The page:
TOLEDO, Ohio (AP) — An Ohio couple in hiding with their daughter plan to pursue their legal arguments to make health care decisions for her even if judges allow a court-appointed guardian to withdraw from a campaign to put her through cancer treatments.
Andy and Anna Hershberger are appealing a court decision that allowed the guardian to step in. The Amish couple said they weren't objecting to the treatment for religious reasons but because they believe the chemotherapy was killing 11-year-old Sarah.
Meanwhile, the guardian says she can't contact the family and has asked to withdraw from the case.
The Hershbergers say assigning a guardian to have the final say robbed them of their constitutional rights. They're appealing under the Ohio Health Care Freedom Amendment that voters approved in 2011. The amendment prohibits any law from forcing Ohioans to participate in "a health care system."
Their appeal marks the first time a court has been asked to determine the scope of the amendment, which was largely thought to be a symbolic vote against President Barack Obama's health care overhaul.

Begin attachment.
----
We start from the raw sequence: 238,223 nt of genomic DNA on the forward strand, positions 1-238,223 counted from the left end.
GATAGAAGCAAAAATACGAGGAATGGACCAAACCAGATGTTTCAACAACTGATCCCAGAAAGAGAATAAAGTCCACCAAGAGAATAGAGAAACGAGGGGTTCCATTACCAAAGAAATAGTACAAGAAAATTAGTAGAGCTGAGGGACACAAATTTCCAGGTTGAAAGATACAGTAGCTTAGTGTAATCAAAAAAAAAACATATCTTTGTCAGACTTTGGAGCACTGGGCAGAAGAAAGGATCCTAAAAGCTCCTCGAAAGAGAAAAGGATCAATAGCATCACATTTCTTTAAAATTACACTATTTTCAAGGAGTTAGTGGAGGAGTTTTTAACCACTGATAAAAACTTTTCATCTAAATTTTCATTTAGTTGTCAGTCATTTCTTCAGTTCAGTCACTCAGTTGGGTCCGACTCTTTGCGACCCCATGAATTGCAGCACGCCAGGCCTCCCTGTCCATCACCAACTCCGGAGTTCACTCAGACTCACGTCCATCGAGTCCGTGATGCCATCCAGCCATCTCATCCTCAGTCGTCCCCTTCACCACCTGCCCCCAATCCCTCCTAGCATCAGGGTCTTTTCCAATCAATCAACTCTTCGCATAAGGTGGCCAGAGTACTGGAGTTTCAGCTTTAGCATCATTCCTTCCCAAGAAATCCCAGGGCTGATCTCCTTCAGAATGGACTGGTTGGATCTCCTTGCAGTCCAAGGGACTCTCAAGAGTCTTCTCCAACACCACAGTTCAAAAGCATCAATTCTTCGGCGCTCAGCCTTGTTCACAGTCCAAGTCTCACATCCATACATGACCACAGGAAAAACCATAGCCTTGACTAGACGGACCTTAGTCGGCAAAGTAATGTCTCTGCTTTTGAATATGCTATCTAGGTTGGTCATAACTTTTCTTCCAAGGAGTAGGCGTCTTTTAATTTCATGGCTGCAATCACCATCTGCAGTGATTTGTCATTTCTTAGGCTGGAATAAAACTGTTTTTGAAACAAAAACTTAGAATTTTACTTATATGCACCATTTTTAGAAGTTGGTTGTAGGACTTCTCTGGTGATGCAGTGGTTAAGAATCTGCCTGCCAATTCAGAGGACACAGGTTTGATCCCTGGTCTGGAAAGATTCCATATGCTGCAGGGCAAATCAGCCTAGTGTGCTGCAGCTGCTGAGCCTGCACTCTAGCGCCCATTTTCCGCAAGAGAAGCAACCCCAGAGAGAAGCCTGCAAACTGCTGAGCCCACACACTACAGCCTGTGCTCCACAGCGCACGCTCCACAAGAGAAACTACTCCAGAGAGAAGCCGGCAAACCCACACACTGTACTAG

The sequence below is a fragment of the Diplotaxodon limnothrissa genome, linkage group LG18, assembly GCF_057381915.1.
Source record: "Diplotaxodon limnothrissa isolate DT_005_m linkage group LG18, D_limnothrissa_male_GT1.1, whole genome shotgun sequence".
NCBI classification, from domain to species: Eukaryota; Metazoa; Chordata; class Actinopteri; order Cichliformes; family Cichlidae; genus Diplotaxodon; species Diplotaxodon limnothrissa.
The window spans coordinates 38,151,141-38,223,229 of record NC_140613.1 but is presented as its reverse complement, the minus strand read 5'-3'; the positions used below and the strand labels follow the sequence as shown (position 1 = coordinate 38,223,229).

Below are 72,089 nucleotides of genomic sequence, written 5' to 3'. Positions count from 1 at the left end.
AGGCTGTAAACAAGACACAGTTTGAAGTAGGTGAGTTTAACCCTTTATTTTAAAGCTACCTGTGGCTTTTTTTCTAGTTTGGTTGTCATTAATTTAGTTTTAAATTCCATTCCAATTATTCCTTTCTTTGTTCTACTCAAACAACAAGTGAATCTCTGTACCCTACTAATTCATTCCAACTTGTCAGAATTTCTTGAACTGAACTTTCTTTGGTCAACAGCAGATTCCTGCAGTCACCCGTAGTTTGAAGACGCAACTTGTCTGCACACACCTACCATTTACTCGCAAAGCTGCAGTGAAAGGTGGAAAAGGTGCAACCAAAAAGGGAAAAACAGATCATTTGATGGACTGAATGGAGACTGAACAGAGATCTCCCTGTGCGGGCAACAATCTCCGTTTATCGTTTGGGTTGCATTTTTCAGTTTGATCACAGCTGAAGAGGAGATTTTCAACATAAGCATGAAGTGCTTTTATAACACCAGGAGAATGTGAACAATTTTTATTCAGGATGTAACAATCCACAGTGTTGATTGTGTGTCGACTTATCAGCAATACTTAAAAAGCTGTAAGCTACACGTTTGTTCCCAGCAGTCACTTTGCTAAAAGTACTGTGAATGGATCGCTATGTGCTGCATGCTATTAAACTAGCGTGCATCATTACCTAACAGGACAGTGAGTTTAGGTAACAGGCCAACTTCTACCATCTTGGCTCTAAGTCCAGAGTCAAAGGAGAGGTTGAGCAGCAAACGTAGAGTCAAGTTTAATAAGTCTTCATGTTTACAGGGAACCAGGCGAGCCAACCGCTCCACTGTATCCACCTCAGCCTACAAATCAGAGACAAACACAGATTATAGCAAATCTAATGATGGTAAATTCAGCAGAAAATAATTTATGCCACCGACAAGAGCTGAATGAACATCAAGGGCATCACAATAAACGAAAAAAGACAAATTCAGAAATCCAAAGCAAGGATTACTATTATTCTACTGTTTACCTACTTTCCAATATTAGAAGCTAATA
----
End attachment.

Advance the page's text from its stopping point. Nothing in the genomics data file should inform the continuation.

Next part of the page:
Maurice Thompson of the libertarian 1851 Center for Constitutional Law in Ohio helped draft the state amendment and is now representing the Hershbergers.
"Allowing an uninterested third-party, one that has never even met the family or the child, to assert an interest in an exceedingly important parental decision will completely undermine the parent-child relationship," Thompson said in a filing with the Ohio Supreme Court.
Thompson also has filed an appeal in a state appeals court. In a filing with that court, he said that Ohio's guardianship statutes appear to let courts substitute their judgment for that of suitable parents and that the court should take a narrower view that limits such second-guessing and is consistent with constitutional safeguards of their rights.